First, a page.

Cooperation is based on trust. To cooperate, each side has to trust that it will receive a benefit from the other side, because cooperation is selfish, not altruistic. The risk of cooperation is that the other side might defect. (The prisoner’s dilemma is the classic thought experiment that illustrates the problem of cooperation.) There are two ways to establish trust and enable cooperation. One is long-term forced association. The other is a third party that enforces cooperation by punishing defection.

In a small society, people interact over and over, and they don’t have much choice of whom to interact with. The outside world is harsh and unfriendly. They cooperate within a small circle. Trust is established by long-term forced association. This doesn’t work for a society larger than about 200 people. Creating a large society, such as a modern country, requires a centralized power structure with a monopoly on force (the state) that imposes cooperation by outlawing and punishing violence and other forms of defection between its members. Every large society (not just modern ones) has mechanisms of social control that impose cooperation between strangers.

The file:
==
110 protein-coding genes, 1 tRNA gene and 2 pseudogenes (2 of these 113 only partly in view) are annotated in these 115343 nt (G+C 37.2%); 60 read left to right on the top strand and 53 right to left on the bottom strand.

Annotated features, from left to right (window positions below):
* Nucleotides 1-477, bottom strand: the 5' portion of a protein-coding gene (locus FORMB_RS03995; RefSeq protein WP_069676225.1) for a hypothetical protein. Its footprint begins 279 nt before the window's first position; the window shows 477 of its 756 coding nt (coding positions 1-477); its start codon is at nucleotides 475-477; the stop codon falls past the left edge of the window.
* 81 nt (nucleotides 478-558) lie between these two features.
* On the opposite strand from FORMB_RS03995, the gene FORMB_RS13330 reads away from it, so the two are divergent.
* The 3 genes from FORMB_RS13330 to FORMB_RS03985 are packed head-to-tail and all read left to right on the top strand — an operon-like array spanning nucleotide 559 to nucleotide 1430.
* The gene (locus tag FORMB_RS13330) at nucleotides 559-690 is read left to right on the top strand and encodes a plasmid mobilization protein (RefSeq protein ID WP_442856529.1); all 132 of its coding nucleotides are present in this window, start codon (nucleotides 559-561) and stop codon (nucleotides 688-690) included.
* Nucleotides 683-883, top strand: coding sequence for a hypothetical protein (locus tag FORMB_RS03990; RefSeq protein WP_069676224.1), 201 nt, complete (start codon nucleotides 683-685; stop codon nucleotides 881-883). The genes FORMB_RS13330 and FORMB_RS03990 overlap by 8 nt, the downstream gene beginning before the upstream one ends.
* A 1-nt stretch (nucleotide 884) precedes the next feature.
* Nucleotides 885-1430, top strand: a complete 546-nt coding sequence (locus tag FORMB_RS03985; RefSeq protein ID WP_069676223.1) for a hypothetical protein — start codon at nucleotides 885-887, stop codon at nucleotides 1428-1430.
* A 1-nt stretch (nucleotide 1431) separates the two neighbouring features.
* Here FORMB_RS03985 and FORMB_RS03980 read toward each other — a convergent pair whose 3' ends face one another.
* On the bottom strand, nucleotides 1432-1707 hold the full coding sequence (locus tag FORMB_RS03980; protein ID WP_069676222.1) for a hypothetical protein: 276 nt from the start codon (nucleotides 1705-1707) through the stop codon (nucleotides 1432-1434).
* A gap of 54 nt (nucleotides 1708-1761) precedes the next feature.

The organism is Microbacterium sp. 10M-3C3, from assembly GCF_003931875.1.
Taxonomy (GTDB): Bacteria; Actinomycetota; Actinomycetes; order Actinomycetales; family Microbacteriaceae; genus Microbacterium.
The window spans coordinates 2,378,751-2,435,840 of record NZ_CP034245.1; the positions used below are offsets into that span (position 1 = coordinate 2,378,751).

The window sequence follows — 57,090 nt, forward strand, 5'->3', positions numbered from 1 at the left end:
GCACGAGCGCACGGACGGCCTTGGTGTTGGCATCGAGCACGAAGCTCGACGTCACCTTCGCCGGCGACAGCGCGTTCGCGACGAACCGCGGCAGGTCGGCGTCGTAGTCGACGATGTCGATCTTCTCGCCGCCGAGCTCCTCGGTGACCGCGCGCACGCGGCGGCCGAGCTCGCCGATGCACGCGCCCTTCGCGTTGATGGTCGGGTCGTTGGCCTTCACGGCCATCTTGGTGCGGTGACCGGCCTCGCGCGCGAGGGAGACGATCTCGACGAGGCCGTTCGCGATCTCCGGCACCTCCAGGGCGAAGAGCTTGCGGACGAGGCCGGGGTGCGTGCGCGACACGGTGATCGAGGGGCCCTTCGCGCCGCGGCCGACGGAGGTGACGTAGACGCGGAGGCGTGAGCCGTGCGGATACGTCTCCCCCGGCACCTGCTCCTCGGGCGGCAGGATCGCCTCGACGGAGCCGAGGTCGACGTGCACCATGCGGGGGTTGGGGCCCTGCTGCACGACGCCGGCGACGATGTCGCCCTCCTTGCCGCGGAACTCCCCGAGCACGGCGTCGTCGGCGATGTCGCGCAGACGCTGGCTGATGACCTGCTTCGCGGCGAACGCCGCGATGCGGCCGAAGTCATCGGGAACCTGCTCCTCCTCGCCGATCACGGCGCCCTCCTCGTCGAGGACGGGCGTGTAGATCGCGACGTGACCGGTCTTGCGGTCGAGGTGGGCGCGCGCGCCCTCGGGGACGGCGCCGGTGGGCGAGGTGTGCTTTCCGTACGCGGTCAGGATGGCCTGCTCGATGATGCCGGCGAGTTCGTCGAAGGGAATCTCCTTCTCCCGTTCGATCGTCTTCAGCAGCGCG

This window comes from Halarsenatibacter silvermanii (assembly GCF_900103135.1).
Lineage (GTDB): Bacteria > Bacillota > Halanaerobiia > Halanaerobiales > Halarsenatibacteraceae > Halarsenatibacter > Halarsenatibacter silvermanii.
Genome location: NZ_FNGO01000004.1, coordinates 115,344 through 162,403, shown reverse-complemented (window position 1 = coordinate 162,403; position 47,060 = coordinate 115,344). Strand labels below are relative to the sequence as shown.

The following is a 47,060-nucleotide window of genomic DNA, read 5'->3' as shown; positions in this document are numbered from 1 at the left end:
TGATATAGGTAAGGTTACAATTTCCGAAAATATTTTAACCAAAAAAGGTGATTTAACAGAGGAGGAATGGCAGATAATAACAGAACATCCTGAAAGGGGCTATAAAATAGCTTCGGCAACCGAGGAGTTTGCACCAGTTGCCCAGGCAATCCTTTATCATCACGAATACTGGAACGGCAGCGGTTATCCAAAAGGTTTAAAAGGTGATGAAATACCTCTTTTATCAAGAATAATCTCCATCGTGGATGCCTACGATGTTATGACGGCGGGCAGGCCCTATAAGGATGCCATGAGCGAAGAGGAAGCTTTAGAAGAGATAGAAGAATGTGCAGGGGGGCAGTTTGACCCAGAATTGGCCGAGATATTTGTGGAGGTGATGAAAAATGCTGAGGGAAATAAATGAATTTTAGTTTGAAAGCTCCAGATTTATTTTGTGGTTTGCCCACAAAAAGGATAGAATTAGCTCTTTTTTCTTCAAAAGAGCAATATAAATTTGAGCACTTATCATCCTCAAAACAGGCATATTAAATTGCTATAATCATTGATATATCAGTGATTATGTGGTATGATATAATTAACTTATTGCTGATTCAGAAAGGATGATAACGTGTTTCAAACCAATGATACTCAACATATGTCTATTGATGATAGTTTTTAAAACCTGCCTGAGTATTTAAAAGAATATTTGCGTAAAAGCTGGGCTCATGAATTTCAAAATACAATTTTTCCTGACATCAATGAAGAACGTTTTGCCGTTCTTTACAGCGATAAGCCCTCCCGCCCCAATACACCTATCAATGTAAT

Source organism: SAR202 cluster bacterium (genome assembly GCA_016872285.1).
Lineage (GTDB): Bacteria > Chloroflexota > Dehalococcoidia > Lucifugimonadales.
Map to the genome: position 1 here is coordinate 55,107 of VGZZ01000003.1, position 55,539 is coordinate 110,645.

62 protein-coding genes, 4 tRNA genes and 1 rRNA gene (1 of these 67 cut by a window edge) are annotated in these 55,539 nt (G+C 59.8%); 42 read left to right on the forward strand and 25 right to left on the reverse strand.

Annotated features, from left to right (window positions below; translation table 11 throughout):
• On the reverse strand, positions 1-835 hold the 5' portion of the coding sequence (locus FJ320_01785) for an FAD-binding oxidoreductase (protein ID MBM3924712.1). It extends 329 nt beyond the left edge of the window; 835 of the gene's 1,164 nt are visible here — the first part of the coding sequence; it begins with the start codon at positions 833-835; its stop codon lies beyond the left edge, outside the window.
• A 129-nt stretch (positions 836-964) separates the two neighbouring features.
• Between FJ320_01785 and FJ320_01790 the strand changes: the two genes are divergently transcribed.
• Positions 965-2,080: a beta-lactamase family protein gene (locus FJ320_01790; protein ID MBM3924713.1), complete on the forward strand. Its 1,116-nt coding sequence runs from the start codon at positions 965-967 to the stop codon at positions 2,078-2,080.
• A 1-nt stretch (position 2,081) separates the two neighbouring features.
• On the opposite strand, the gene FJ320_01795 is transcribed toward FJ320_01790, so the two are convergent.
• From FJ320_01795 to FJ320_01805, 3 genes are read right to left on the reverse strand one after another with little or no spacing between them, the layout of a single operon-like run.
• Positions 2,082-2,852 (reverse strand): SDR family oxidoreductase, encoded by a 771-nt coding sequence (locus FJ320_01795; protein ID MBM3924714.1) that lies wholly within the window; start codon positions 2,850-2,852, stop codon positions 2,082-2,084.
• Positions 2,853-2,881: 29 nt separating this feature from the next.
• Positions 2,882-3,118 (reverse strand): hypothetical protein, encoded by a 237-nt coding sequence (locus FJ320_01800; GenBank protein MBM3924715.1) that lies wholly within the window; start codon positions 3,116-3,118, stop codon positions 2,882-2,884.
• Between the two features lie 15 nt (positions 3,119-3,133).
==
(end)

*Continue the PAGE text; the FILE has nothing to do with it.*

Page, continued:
JayMan seems to believe that the expansion of cooperation in NW Europe was due to an increase in the level of affective empathy of NW Europeans. There are two problems with this idea. One is that cooperation depends on trust, not empathy. The other is that the historical evidence does not fit that hypothesis very well.

JayMan himself points out that “reciprocal altruism” (cooperation) depends on trust. When I work for money or buy food at the grocery store, I am cooperating with others. I don’t have to empathize with them to do so. If anything, a modern society affords fewer opportunities for interactions based on empathy. Modern societies are organized around ideas, such as money and laws, not around personal relationships. They depend very little on empathy, and very much on trust. I have to trust that my employer will pay me, that the bank will not steal my money, and that the grocery store will not sell me tainted food. I trust those institutions and the people within them mainly because I trust the government to enforce the law. I trust the overall power structure of my society to impose cooperation on the public. That is what allows me to trust strangers, not an expanded circle of empathy.